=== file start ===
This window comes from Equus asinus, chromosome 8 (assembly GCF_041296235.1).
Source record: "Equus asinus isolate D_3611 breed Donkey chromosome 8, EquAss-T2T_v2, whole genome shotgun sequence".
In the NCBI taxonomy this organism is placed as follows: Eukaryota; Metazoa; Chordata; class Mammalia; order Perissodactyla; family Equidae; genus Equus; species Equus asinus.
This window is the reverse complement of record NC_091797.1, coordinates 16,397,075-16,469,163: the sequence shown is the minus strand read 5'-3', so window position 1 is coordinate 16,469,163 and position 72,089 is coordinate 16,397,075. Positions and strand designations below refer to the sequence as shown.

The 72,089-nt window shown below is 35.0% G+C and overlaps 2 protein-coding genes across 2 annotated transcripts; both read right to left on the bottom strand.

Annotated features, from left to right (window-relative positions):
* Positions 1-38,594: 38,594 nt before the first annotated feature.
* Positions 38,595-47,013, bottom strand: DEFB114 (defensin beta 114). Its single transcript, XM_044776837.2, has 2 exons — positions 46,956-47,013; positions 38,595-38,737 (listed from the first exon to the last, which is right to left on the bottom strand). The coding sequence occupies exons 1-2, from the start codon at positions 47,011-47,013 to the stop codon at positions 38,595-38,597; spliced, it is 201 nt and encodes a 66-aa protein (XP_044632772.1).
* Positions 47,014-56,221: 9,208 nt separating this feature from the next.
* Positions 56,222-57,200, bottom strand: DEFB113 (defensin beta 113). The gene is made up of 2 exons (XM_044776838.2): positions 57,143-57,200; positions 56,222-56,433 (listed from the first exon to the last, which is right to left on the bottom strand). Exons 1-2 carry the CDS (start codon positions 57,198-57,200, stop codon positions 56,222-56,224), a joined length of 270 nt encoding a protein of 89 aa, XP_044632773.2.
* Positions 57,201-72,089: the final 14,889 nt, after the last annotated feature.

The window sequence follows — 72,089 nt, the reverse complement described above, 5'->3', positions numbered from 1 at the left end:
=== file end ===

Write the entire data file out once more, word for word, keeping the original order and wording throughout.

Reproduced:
This window comes from Equus asinus, chromosome 8 (assembly GCF_041296235.1).
Source record: "Equus asinus isolate D_3611 breed Donkey chromosome 8, EquAss-T2T_v2, whole genome shotgun sequence".
In the NCBI taxonomy this organism is placed as follows: Eukaryota; Metazoa; Chordata; class Mammalia; order Perissodactyla; family Equidae; genus Equus; species Equus asinus.
This window is the reverse complement of record NC_091797.1, coordinates 16,397,075-16,469,163: the sequence shown is the minus strand read 5'-3', so window position 1 is coordinate 16,469,163 and position 72,089 is coordinate 16,397,075. Positions and strand designations below refer to the sequence as shown.

The 72,089-nt window shown below is 35.0% G+C and overlaps 2 protein-coding genes across 2 annotated transcripts; both read right to left on the bottom strand.

Annotated features, from left to right (window-relative positions):
* Positions 1-38,594: 38,594 nt before the first annotated feature.
* Positions 38,595-47,013, bottom strand: DEFB114 (defensin beta 114). Its single transcript, XM_044776837.2, has 2 exons — positions 46,956-47,013; positions 38,595-38,737 (listed from the first exon to the last, which is right to left on the bottom strand). The coding sequence occupies exons 1-2, from the start codon at positions 47,011-47,013 to the stop codon at positions 38,595-38,597; spliced, it is 201 nt and encodes a 66-aa protein (XP_044632772.1).
* Positions 47,014-56,221: 9,208 nt separating this feature from the next.
* Positions 56,222-57,200, bottom strand: DEFB113 (defensin beta 113). The gene is made up of 2 exons (XM_044776838.2): positions 57,143-57,200; positions 56,222-56,433 (listed from the first exon to the last, which is right to left on the bottom strand). Exons 1-2 carry the CDS (start codon positions 57,198-57,200, stop codon positions 56,222-56,224), a joined length of 270 nt encoding a protein of 89 aa, XP_044632773.2.
* Positions 57,201-72,089: the final 14,889 nt, after the last annotated feature.

The window sequence follows — 72,089 nt, the reverse complement described above, 5'->3', positions numbered from 1 at the left end: